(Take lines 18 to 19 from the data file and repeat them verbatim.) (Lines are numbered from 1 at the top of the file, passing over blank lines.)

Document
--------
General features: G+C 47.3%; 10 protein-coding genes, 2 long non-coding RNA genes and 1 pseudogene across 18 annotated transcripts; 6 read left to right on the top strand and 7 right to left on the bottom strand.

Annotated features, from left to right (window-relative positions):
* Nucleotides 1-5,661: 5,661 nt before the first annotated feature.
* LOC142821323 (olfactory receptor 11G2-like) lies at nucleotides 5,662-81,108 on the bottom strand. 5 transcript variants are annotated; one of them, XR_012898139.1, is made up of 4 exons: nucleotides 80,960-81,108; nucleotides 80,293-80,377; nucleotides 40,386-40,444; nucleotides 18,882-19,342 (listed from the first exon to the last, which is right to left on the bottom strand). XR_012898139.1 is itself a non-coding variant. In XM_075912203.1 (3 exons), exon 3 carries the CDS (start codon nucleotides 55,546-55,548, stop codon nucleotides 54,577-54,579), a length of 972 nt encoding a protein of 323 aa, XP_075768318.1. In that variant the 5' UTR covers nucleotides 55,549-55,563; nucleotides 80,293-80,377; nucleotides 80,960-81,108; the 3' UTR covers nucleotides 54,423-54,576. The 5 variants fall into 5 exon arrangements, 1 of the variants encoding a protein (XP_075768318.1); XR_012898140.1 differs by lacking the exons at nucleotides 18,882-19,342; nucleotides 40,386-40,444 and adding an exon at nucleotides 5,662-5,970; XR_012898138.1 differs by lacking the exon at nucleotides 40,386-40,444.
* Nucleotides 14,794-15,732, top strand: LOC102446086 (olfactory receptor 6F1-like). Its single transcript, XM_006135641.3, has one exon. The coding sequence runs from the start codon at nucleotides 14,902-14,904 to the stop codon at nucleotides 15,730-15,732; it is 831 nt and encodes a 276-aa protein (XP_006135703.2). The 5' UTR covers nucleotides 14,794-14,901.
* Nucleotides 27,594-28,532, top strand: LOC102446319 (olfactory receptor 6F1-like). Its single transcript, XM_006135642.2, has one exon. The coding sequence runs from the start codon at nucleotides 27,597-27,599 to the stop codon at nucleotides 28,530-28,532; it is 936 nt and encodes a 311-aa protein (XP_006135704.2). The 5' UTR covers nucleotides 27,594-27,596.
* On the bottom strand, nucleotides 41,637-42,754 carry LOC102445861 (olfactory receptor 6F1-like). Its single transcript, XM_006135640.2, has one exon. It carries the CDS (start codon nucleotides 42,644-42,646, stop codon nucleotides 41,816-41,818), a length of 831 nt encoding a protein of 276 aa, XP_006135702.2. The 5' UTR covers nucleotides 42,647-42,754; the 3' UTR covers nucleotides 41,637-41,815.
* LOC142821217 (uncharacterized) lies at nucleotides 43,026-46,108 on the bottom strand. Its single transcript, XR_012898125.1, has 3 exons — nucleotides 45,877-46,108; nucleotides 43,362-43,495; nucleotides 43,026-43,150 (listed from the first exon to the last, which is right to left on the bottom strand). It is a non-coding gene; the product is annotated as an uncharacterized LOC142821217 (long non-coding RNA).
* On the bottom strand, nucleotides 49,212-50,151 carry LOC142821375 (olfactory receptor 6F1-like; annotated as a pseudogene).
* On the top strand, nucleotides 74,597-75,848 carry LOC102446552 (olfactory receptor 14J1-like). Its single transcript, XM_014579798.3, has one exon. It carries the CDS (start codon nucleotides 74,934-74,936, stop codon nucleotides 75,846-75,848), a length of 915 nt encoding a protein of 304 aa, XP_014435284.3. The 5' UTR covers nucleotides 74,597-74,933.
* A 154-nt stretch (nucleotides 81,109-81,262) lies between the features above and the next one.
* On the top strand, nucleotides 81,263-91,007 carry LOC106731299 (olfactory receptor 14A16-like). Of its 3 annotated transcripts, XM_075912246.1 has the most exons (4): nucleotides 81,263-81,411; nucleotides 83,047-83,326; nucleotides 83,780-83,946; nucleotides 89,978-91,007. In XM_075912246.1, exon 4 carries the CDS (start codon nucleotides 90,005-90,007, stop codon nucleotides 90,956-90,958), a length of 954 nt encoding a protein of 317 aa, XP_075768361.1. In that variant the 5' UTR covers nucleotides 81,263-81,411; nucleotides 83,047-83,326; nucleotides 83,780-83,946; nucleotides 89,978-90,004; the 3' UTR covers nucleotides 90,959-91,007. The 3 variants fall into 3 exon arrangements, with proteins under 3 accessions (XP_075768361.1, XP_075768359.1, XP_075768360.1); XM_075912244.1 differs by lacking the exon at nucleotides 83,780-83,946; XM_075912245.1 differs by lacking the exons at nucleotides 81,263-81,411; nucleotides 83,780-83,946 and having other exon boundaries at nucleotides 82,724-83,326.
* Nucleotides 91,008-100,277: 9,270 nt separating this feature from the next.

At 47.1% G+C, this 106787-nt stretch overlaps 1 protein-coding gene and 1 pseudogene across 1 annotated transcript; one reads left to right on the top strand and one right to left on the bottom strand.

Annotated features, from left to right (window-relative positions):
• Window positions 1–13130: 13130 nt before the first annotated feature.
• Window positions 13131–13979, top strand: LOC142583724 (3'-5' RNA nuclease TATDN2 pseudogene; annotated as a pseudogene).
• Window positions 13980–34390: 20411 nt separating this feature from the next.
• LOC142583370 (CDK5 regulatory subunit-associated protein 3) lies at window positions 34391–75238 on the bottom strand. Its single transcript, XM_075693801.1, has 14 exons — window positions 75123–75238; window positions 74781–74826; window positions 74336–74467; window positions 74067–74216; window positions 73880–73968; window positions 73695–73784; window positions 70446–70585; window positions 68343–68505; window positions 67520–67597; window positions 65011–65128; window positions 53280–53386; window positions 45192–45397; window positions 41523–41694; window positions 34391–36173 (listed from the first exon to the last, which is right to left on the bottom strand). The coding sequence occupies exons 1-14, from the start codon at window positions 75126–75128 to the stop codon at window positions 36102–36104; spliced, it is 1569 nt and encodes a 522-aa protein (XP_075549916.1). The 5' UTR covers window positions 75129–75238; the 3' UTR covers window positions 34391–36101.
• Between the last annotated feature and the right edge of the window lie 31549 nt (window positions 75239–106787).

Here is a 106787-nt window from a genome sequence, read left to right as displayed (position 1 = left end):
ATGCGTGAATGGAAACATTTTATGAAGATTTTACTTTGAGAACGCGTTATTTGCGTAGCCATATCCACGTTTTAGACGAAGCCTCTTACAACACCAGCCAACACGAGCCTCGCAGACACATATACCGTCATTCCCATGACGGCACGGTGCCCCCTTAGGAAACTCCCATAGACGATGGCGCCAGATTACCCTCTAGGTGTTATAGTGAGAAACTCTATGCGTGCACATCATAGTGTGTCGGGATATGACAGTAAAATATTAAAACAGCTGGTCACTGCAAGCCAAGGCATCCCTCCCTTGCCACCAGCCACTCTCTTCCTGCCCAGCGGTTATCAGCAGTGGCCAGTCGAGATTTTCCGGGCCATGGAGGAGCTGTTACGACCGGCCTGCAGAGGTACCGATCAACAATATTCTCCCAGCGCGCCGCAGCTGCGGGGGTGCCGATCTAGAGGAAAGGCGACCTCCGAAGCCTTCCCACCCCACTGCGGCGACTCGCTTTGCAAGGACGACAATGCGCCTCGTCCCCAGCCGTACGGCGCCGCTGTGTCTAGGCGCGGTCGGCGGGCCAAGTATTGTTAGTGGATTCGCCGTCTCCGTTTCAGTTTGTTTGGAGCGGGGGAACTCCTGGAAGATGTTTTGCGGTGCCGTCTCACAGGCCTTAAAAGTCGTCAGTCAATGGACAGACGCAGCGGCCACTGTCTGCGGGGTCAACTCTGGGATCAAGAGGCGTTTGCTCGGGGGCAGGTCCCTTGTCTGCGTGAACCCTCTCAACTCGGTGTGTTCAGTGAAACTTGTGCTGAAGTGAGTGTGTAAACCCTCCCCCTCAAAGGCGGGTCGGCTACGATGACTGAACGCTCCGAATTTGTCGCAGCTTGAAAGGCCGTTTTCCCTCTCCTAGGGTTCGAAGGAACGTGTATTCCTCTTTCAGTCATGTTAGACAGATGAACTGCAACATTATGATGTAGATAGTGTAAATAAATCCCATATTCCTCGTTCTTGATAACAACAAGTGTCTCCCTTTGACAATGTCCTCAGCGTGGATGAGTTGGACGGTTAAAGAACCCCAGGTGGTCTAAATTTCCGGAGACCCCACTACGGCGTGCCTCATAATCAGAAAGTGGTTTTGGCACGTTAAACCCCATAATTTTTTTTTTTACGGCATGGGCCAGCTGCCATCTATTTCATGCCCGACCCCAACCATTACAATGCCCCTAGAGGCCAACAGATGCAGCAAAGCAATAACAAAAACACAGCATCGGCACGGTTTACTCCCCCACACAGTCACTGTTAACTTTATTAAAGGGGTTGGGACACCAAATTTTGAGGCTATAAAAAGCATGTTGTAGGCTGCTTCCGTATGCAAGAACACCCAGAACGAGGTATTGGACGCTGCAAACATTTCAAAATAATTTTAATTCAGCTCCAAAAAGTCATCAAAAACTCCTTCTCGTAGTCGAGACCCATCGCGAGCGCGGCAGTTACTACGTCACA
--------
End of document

• Window positions 13980–34390: 20411 nt separating this feature from the next.
• LOC142583370 (CDK5 regulatory subunit-associated protein 3) lies at window positions 34391–75238 on the bottom strand. Its single transcript, XM_075693801.1, has 14 exons — window positions 75123–75238; window positions 74781–74826; window positions 74336–74467; window positions 74067–74216; window positions 73880–73968; window positions 73695–73784; window positions 70446–70585; window positions 68343–68505; window positions 67520–67597; window positions 65011–65128; window positions 53280–53386; window positions 45192–45397; window positions 41523–41694; window positions 34391–36173 (listed from the first exon to the last, which is right to left on the bottom strand). The coding sequence occupies exons 1-14, from the start codon at window positions 75126–75128 to the stop codon at window positions 36102–36104; spliced, it is 1569 nt and encodes a 522-aa protein (XP_075549916.1). The 5' UTR covers window positions 75129–75238; the 3' UTR covers window positions 34391–36101.